Blast rocks Wash. gas plant; 4 workers hurt
A large explosion rocked a natural gas processing plant on the Washington-Oregon border Monday, injuring four workers, causing about 400 people to evacuate from nearby farms and homes, and emitting a mushroom cloud of black smoke that was visible for more than a mile.
The 8:20 a.m. blast at the Williams Northwest Pipeline facility near the Washington town of Plymouth, along the Columbia River, sparked a fire and punctured one of the facility’s two giant storage tanks for liquefied natural gas.
Benton County Sheriff Steven Keane said a relatively small amount of gas leaked from the tank to the ground in a moat-like containment area. But it then evaporated, blowing away to the northeast, he said.
"I think if one of those huge tanks had exploded, it might have been a different story," Keane said.
The fire at the facility about 4 miles west of Plymouth was extinguished within a couple of hours.
One of the four injured workers was transported to a Portland, Ore., hospital specializing in burns, he said. The other three were taken to Good Shepherd Medical Center in Hermiston, Ore., where spokesman Mark Ettesvold said they were treated in the emergency room for injuries that did not appear to be life-threatening.
More than a mile away across the Columbia River, the explosion shook Cindi Stefani’s home.
"It was just a very loud boom," she said. "I looked across the river and saw a giant mushroom cloud and flames at least a couple hundred feet high."
Animals on neighboring farms were running around, she added.
"At that point we were pretty scared. I was thinking, ‘We need to get out of here."’
Deputies went door to door to homes and farms within a 2-mile radius, evacuating about 400 residents as a precaution.
Buses were provided for those without cars, and a shelter was set up across the river in Oregon at the Umatilla County Fairgrounds.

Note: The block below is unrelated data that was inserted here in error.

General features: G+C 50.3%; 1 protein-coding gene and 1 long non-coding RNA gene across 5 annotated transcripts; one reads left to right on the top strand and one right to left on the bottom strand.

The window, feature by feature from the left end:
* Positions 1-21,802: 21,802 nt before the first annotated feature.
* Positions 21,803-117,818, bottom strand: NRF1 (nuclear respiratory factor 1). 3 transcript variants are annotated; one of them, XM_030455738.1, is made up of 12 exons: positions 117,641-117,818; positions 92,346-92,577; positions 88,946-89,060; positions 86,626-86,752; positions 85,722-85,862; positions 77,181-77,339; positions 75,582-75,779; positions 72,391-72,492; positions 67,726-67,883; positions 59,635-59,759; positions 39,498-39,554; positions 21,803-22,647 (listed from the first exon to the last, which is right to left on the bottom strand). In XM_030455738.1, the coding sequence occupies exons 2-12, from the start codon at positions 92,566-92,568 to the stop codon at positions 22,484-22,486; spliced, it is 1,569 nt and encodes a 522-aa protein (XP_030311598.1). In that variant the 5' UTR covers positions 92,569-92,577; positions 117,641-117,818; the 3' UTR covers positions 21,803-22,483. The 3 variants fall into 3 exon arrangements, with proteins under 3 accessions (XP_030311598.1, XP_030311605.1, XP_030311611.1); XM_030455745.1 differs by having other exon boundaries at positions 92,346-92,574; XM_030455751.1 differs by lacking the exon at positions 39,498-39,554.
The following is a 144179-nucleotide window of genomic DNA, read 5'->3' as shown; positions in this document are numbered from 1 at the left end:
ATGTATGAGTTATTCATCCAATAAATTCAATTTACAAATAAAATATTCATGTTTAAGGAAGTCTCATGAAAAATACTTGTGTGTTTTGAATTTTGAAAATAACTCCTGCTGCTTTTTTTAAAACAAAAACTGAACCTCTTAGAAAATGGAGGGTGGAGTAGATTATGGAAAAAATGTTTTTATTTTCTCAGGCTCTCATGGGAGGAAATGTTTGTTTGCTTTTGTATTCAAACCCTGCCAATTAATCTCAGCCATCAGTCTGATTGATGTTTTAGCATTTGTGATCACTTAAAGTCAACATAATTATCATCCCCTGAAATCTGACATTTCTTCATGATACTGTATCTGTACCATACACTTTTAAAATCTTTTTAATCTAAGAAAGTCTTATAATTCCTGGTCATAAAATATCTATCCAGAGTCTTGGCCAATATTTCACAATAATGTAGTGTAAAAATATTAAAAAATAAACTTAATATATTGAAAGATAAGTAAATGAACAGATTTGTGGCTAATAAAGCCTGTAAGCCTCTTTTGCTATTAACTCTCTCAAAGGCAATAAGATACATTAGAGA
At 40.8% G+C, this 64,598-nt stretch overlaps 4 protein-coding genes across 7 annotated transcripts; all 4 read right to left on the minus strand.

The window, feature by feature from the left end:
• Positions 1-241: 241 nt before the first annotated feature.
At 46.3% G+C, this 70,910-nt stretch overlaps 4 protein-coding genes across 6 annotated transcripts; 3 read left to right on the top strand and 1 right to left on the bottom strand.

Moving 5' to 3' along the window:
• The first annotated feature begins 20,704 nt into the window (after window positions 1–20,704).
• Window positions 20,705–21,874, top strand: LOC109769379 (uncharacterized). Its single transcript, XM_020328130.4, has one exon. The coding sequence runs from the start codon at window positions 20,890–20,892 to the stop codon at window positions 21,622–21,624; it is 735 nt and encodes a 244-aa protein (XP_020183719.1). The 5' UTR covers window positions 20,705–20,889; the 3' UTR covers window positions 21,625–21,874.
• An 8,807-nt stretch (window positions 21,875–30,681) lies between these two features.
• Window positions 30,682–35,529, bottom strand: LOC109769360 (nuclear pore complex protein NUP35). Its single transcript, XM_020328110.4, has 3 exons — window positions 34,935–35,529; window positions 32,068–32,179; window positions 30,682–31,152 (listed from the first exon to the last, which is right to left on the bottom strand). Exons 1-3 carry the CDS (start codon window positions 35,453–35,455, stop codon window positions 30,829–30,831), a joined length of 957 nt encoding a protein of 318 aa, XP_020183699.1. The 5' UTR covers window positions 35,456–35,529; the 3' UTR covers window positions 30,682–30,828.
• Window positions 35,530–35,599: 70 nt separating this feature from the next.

As part of the evacuation, Highway 14 and railroad tracks were shut down.
Deputy Joe Lusignan said the voluntary evacuation could last overnight. No one was being prevented from returning to the evacuation area, which was calculated based on the damage expected if one of the two storage tanks blew up.
The facility provides supplemental gas during times of high demand for a 4,000-mile pipeline stretching from the Canadian border to southern Utah. Its two storage tanks for liquefied natural gas each have a capacity of 1.2 billion cubic feet, Williams spokeswoman Michele Swaner said. The one that punctured was about a third of the way full.
Swaner said the 14 employees working at the time were all evacuated and accounted for. A total of 17 or 18 people work at the facility.
She added it was too early to determine the extent of the damage or the cause of the explosion. The pipeline was shut down in the area of the storage facility, but was still carrying gas on other stretches.
Video taken by a Washington State Patrol bomb squad robot was being evaluated, and plans were being developed to send up a helicopter for an aerial assessment of the facility, authorities said.
A pipeline engineer with the Washington Utilities and Transportation Commission will investigate the cause of the explosion and communicate with the western region of the U.S. Department of Transportation Pipeline and Hazardous Materials Safety Administration, the commission said.
The state Pipeline Safety Program regulates 28 pipeline companies and inspects more than 24,000 miles of natural gas and hazardous-liquid pipelines in Washington.
Williams operates about 15,000 miles of interstate natural gas pipelines, according to its website.
The liquefied natural gas facility is owned by Williams Partners’ subsidiary Northwest Pipeline LLC.
There was no pipeline rupture, and no customers were affected, company officials said.
A secretary with the Patterson School District, about 7 miles away, said it provided three school buses to help with the evacuation. Students are on spring break, Rachelle Munn said.
Barnard reported from Grants Pass, Ore.
Associated Press writers Doug Esser and Donna Gordon Blankinship in Seattle contributed to this report.
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